Dexter Suggs: 'Book author'. Blogger fact-checks search firm's work. | Arkansas Blog

Dexter Suggs: 'Book author'. Blogger fact-checks search firm's work.


REFERENCE CHECK: Perhaps the experts missed some salient points on Dexter Suggs.
  • REFERENCE CHECK: Perhaps the experts missed some salient points on Dexter Suggs.

The plagiarism allegation against Dexter Suggs, the interim Little Rock school superintendent, has drawn interest from education bloggers around the country and they've added to the overdue scrutiny his resume didn't receive when the Little Rock School Board relied on a search firm's representation in hiring him.

For example, deutsch29, written by Meredith Schneider, a Louisiana educator, picks over some answers he gave in the reference check for the job. Schneider notes that Suggs seemed to avoid using the word "ethics" in a question related to his ethical qualifications. But there's more.

Writes deutsch29:

One Suggs accolade that caught my particular attention was Suggs as a “book author”:

Described as having a very strong background in curriculum and instruction with exceptional skills and understanding in the area of instructional technology (published books/articles in area of instructional technology and integration into the classroom)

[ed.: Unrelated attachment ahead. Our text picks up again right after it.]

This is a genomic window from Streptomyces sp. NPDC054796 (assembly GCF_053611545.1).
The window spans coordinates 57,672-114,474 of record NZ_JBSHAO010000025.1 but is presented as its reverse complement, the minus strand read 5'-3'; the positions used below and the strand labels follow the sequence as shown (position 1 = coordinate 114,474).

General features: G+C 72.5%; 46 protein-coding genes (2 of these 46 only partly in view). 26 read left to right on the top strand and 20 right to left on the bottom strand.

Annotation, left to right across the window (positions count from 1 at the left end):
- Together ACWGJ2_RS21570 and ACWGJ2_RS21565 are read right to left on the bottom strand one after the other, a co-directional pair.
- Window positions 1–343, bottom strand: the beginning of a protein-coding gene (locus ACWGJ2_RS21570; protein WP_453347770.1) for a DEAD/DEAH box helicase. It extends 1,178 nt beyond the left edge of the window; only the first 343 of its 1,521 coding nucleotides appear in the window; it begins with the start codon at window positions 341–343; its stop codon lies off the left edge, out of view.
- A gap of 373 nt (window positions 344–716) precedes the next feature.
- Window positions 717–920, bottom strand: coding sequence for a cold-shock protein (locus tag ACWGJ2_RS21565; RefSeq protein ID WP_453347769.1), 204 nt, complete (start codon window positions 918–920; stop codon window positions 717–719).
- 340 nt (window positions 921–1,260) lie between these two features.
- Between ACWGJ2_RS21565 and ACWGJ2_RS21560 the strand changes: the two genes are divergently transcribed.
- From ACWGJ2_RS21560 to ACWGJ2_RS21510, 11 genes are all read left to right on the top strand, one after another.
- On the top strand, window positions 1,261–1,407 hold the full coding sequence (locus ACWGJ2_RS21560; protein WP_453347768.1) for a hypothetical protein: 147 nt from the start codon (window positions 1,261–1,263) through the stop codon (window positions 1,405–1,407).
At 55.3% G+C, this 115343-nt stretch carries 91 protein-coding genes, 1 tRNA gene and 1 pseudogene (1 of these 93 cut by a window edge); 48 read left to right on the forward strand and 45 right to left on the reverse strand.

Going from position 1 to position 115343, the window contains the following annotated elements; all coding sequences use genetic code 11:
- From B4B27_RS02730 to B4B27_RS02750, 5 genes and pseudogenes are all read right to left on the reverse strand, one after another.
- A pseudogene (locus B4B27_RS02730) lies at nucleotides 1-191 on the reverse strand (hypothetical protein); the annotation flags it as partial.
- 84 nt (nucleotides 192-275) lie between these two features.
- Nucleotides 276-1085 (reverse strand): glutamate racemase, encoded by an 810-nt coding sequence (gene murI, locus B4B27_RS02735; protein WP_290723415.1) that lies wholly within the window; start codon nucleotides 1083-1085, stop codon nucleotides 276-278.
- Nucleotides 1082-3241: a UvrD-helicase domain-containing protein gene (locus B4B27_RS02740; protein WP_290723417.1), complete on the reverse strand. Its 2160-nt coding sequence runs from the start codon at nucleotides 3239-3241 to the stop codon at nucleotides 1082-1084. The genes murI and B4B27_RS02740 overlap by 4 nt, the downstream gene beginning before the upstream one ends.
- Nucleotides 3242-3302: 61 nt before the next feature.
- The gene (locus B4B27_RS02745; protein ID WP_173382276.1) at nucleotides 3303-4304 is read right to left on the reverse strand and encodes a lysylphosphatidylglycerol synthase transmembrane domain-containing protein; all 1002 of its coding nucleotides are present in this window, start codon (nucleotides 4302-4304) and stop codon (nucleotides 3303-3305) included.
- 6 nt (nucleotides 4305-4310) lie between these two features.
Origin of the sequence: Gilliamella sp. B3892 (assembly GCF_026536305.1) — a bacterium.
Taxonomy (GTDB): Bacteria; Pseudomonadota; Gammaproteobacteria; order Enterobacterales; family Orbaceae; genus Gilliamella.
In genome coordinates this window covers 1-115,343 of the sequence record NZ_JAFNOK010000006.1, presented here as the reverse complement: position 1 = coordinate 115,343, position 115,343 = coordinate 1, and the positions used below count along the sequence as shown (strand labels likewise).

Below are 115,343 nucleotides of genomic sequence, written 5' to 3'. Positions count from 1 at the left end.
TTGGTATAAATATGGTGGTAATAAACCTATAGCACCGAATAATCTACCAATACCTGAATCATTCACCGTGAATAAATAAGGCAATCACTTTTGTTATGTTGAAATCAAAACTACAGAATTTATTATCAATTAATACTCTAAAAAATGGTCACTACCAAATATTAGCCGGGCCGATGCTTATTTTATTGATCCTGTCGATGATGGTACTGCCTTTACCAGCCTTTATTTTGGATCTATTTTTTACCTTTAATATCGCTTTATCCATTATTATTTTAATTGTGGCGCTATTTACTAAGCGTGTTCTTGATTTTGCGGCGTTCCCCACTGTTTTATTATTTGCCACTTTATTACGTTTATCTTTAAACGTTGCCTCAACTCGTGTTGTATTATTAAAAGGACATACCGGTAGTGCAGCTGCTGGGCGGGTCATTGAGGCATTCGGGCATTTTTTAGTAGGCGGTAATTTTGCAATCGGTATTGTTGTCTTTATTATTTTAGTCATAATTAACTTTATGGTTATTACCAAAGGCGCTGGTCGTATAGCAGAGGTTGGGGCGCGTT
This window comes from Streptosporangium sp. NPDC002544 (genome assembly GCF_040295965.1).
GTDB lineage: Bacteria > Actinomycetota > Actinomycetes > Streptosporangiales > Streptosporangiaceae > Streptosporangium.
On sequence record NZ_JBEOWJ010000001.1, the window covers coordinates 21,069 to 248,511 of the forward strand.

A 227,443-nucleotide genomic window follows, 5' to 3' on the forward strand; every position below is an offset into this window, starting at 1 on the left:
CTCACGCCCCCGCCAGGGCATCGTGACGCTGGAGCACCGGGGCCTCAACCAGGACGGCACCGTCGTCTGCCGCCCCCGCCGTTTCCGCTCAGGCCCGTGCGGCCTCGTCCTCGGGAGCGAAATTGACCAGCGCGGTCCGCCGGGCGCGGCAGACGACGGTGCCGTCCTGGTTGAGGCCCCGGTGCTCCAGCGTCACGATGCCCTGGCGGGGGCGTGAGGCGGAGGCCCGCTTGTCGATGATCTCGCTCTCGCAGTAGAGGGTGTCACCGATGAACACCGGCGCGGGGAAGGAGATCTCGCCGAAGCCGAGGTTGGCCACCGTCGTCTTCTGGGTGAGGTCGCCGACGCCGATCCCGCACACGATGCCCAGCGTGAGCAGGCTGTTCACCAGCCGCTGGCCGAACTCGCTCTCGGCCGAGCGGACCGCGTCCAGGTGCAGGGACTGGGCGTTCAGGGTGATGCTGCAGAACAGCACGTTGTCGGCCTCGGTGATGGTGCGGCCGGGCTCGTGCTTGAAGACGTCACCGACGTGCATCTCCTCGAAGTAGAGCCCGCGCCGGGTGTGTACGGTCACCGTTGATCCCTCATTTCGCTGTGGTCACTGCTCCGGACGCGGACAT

Indeed, Suggs does identify himself as a book author (not “books,” but “book”), and it comes as no surprise that this book has the same title as his largely-stolen dissertation:

Book Author: The Impact of Middle School Principal Leadership on the Integration of Technology in Selected Middle Schools within the Indianapolis Public School District, @ Google Books

So, I looked up the entry on Google Books and found it to  nothing more than a dimensionless, image-enhancing shell published by no publisher, sold in no book store, and unavailable electronically. In fact, the only paper copy of Suggs’ “book” appears to be available from the Indiana Wesleyan University thesis/dissertation archives.

She figures limited availability of something that includes what appear to be multiple copied passages from four sources is probably a good idea.

That reference check includes a letter from Suggs in which he touted the knowledge he'd gained through education and experience, which had allowed him to "become more diversified in many challenging ways."

One of three references listed by Suggs was Dr. Larry Lindsay, then chief of staff at Indiana Wesleyan University, which awarded Suggs his doctorate. He's now the school's provost and chief academic officer. I've sent him a note asking for comment.

From Suggs' resume:


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